FTC to sports stars, celebrities: Label sponsored Instagram posts

Celebrities who push products on Instagram without disclosing that they got paid to do so got a friendly letter from the FTC this week.

The Federal Trade Commission asked the “influencers” to more clearly and conspicuously label their posts as paid placements, saying that using hashtags isn’t enough because “readers may just skip over them.”

The FTC would not name names “at this time,” but said it sent the letters because of complaints from consumer advocacy group Public Citizen. In September and November, Public Citizen sent complaints to the FTC about undisclosed paid product endorsements by Warriors stars Stephen Curry and Kevin Durant, pop star Rihanna, some Kardashians — they’re everywhere — and more.

Screen shot from Public Citizen’s complaint to the FTC about celebrities’ paid placement ads on Instagram.

Wednesday, the FTC said it sent more than 90 letters to influencers, urging them to check themselves — and the agency’s endorsement guides. The agency said it was the first time “that FTC staff has reached out directly to educate social media influencers themselves.”

In its communications with the FTC, Public Citizen also charged that “companies are preying off of the trust and relatability of smaller-level influencers” who often get free products from companies and don’t disclose that they are paid endorsements.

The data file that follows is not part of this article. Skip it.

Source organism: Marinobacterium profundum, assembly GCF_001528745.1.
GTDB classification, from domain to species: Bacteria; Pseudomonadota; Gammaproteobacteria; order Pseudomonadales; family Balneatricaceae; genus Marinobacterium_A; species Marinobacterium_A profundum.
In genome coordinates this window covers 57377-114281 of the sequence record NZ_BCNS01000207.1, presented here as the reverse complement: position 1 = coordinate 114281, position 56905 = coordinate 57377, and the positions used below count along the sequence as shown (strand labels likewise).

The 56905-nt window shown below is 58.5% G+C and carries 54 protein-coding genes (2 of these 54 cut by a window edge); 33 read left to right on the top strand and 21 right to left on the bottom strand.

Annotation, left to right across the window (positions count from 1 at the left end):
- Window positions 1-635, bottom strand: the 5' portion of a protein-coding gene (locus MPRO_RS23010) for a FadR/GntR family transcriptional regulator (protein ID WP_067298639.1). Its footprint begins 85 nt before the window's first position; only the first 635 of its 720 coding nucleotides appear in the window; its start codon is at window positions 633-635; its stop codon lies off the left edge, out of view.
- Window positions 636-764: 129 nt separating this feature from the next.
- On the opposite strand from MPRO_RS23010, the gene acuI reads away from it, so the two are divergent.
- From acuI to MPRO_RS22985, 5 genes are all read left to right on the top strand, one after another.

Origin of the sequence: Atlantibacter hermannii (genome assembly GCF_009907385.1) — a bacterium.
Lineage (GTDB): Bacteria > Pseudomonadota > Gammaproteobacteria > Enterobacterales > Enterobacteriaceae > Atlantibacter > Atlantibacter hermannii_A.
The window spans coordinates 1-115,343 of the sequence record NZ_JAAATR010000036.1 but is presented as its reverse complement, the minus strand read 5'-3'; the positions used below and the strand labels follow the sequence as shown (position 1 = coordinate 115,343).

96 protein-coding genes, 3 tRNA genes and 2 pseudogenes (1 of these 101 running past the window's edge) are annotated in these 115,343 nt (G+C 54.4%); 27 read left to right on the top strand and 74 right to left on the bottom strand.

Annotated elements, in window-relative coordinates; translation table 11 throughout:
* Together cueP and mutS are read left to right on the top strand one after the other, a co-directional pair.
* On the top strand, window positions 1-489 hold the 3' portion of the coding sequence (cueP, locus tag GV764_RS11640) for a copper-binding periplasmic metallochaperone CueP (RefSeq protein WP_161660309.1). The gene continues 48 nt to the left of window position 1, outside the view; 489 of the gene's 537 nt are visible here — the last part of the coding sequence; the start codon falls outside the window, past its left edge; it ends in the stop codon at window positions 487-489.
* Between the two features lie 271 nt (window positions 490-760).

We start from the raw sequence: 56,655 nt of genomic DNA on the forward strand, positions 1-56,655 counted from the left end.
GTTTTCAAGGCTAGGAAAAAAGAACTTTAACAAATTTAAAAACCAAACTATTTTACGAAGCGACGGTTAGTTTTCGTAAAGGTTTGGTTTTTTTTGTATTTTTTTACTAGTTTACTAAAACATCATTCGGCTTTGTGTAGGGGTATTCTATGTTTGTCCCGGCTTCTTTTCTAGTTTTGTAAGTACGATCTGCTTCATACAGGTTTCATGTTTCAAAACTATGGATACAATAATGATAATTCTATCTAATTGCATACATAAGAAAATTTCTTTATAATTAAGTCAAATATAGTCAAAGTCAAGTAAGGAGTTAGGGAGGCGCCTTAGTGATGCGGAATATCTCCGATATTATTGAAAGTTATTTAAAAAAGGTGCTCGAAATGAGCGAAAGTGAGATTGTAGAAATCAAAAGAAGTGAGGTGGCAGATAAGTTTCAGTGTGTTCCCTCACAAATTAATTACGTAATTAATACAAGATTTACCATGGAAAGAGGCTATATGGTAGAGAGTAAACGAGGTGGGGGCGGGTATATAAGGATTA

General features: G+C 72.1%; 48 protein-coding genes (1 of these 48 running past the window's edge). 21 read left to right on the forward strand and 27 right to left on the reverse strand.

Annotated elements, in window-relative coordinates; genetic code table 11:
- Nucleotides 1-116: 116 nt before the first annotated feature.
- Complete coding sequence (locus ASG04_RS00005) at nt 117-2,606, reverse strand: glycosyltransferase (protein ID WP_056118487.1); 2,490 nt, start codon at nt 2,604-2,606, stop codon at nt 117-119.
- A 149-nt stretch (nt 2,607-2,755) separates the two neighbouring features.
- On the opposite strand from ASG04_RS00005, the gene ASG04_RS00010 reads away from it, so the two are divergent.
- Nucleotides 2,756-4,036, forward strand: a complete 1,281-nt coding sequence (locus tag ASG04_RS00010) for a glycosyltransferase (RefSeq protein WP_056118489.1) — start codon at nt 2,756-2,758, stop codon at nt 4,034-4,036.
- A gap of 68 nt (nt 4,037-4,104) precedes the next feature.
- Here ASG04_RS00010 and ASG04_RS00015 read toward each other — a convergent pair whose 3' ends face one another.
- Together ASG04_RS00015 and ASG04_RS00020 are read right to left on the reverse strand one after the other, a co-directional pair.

Other celebrities mentioned in Public Citizen’s complaints include Serena Williams, LeBron James, Jennifer Lopez, Anne Hathaway and Ryan Reynolds.

What are the consequences if the influencers don’t shape up?

According to the FTC’s endorsement guides: “Although there are no fines for violations of the FTC Act, law enforcement actions can result in orders requiring the defendants in the case to give up money they received from their violations.”

Robert Weissman, president of Public Citizen, said in a statement Wednesday that the FTC’s letters validate the group’s concerns, but that they’re just a first step.

“Instagram has become a Wild West of disguised advertising, targeting young people and especially young women,” Weissman said. “That’s not going to change unless the FTC makes clear that it aims to enforce the core principles of fair advertising law.”

(HT Mashable)

 

Photo at top: A team member demonstrates Instagram video during a press conference at Facebook headquarters in Menlo Park on June 20, 2013. (John Green/Bay Area News Group)

 

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